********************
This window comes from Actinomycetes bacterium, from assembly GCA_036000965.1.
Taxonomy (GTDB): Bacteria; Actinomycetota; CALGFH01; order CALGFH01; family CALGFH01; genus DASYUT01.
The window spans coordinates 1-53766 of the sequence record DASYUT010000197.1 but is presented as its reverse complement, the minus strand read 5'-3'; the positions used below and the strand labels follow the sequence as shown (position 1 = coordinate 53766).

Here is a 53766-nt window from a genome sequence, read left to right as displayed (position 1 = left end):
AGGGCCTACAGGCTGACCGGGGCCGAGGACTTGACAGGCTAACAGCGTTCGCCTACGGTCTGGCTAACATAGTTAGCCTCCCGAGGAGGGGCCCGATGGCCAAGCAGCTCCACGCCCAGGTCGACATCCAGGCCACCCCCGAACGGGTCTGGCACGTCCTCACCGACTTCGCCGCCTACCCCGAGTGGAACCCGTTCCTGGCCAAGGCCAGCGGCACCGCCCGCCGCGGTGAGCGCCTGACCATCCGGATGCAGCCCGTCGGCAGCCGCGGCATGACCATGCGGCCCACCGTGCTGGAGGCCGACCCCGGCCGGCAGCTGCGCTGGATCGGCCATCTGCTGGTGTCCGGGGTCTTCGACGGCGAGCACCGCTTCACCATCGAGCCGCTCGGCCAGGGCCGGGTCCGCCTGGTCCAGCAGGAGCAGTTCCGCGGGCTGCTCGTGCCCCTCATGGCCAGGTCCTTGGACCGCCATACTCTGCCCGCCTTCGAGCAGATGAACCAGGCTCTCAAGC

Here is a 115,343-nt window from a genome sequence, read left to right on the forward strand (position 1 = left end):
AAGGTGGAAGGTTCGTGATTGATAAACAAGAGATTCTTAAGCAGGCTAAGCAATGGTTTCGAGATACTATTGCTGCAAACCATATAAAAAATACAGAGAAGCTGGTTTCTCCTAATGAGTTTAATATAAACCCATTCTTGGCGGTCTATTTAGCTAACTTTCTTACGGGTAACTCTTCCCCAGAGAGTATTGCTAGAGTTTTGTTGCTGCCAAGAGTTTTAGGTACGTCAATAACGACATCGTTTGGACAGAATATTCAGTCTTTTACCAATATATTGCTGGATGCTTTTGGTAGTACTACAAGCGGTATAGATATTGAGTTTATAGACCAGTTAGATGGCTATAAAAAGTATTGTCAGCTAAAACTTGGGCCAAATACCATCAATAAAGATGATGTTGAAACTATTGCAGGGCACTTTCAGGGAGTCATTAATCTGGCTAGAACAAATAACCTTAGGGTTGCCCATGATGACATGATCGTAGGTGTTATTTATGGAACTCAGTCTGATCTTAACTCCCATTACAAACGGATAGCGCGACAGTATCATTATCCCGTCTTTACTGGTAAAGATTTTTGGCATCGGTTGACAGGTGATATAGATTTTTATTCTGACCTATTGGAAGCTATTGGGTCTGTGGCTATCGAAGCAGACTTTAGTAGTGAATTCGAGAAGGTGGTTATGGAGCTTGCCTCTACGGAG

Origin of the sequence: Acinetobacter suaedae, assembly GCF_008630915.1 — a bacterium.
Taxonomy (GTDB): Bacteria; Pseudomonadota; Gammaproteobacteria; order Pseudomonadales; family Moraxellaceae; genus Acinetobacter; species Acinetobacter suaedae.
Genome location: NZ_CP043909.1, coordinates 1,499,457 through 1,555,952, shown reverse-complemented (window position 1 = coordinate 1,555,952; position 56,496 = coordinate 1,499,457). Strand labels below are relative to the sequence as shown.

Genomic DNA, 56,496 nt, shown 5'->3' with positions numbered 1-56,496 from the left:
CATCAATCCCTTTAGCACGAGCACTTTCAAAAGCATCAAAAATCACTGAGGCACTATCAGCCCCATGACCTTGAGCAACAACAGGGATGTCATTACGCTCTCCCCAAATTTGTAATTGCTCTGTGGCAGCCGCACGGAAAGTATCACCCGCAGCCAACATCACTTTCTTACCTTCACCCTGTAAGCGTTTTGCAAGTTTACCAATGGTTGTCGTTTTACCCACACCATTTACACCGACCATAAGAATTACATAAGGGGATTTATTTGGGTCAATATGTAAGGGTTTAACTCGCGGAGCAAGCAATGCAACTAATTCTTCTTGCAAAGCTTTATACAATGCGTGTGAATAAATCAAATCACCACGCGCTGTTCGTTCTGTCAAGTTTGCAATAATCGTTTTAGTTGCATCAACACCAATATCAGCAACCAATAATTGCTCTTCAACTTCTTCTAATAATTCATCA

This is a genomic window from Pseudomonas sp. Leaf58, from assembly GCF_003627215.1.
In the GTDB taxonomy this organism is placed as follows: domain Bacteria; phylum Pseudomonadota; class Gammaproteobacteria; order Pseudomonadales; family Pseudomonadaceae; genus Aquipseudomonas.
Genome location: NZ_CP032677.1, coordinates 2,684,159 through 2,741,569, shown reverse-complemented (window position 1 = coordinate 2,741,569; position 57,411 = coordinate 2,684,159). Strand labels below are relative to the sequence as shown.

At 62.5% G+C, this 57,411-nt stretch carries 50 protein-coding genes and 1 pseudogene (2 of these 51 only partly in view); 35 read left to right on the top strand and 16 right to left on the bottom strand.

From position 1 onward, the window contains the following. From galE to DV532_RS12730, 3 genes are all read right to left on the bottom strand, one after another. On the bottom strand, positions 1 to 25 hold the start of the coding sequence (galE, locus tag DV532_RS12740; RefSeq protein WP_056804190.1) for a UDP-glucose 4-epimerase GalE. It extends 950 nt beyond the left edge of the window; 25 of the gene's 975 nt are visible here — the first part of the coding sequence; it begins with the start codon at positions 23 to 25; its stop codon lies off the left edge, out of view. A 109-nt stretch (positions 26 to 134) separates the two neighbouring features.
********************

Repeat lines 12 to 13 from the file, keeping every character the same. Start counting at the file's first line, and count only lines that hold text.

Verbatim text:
CATCAATCCCTTTAGCACGAGCACTTTCAAAAGCATCAAAAATCACTGAGGCACTATCAGCCCCATGACCTTGAGCAACAACAGGGATGTCATTACGCTCTCCCCAAATTTGTAATTGCTCTGTGGCAGCCGCACGGAAAGTATCACCCGCAGCCAACATCACTTTCTTACCTTCACCCTGTAAGCGTTTTGCAAGTTTACCAATGGTTGTCGTTTTACCCACACCATTTACACCGACCATAAGAATTACATAAGGGGATTTATTTGGGTCAATATGTAAGGGTTTAACTCGCGGAGCAAGCAATGCAACTAATTCTTCTTGCAAAGCTTTATACAATGCGTGTGAATAAATCAAATCACCACGCGCTGTTCGTTCTGTCAAGTTTGCAATAATCGTTTTAGTTGCATCAACACCAATATCAGCAACCAATAATTGCTCTTCAACTTCTTCTAATAATTCATCA

This is a genomic window from Pseudomonas sp. Leaf58, from assembly GCF_003627215.1.